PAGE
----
Via Marie Rohde and Ben Poston at the Milwaukee Journal Sentinel, a look at just how much foreclosure activity has impacted
the local real estate market:
After a record year for foreclosures, a stunning 1,000 Milwaukee County properties already have been scheduled for sheriff's sales in the first nine weeks of 2008, with a record 200 put up for sale in just one day earlier this month, records show.
With home mortgage foreclosures becoming a drag on the national economy, local officials now say they are worried that the high tide of foreclosure sales - more than 2,800 properties were scheduled for sheriff's sales in 2007, a 60% increase over the previous year - could easily become a tsunami in 2008.
As far as U.S. states go, RealtyTrac reports that Wisconsin is just barely in the top half of the nation for total foreclosure volume -- so what's playing out here in Milwaukee is undoutedly taking place in many other cities across the US. This isn't a coastal city in California or Florida.
The Journal-Sentinel offers up some other tidbits of knowledge about the local market, including the fact that 92 percent of foreclosure sales are "going REO," creating a glut of foreclosed inventory:
Tammy Tekaver, a broker with Metro Realty Group who handles foreclosed properties, said such properties usually had sold within 90 days. Now, it's not unusual for a property to be on the market for 180 days, even though the price might be as much as 25% below the fair market value.
"The market is saturated with foreclosures right now," Tekaver said.
Which, of course, means that there are city codes and compliance issues that must be dealt with; HW readers may have seen some recent coverage on the front page of BusinessWeek that tackled the problem of code violations during foreclosure (see "Dirty Deeds
," January 3). Milwaukee is facing similar problems, the Journal-Sentinel reports, where lenders can't sell a property in major disrepair and are faced with the unsavory choice of writing off their entire investment:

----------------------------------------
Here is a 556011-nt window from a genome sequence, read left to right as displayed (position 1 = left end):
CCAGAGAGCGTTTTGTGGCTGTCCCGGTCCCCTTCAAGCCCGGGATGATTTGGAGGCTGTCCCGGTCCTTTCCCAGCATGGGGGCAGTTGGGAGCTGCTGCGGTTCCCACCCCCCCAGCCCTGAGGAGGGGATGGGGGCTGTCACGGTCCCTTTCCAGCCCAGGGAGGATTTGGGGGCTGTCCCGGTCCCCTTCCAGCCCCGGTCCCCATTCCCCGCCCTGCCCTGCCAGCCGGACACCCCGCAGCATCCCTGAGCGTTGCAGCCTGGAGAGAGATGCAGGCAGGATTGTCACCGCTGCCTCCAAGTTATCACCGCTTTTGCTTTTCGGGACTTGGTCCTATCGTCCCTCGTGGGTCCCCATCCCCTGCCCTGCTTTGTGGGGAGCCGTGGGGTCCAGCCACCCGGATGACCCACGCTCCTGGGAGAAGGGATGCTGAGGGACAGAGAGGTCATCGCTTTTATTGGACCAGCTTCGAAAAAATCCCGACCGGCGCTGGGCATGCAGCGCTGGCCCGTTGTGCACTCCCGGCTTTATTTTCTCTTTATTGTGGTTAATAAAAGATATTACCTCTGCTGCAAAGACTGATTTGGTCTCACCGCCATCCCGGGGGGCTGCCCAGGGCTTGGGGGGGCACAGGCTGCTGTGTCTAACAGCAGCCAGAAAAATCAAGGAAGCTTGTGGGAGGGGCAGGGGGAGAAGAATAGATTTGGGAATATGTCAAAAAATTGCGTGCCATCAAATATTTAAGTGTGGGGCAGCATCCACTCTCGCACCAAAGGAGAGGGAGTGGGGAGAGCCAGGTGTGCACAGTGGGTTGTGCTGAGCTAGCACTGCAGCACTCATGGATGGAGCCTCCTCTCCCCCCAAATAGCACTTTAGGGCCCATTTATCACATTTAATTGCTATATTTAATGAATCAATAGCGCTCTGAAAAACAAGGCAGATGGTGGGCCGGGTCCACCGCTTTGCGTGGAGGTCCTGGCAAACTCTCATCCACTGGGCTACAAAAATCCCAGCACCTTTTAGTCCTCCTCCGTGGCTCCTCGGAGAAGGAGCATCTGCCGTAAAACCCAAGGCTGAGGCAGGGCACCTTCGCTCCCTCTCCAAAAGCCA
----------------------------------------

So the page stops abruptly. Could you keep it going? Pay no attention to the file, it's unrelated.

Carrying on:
If a bank can't sell a property, abandoning it might be the only option, and the municipality in which the property is located must wait three years before it can foreclose for unpaid taxes; the property likely would be vacant during the delay.
James Mulligan, a lawyer for lenders in foreclosure actions, said his clients want to unload foreclosed property as quickly as possible. In some cases, they've been willing to do that for the cost of the back taxes, city building code fines and the cost of the foreclosure action. But the banks are not willing to bring additional money to the table, he said.
Mulligan said the city's refusal to negotiate building code violation fees, coupled with the banks' refusal to bring additional money to the table, quashed at least one sale.
"We were $1,500 apart on a sale," Mulligan said. "If the city had forgiven $1,500 in code violations, they would have collected the taxes, and one home would be occupied rather than boarded up."
BusinessWeek's coverage villianized lenders for walking away from properties; partly justified, partly not. The above underscores that the complex problem facing local municipalities isn't just the need to take lenders to task for property preservation, or the need servicers have to be more flexible throughout the process -- it's also the need cities have to work with lenders cohesively to solve a problem that is denting everyone's pocketbook.
I can't think it was in Milwaukee's best interest to obstinately pursue a pound of flesh for a code violation, only to see a property remain vacant. Likewise, I can't think it was in an investor's best interest to let $1,500 stand in the way of a potential sale; this is a process that's broken on both sides.
I know directly of some localities in Michigan and Ohio that have forged a unique partnership with a few national property preservation companies, to great effect for both their local communities and the lenders that have a presence there.
Sure beats suing everyone,
don't you think?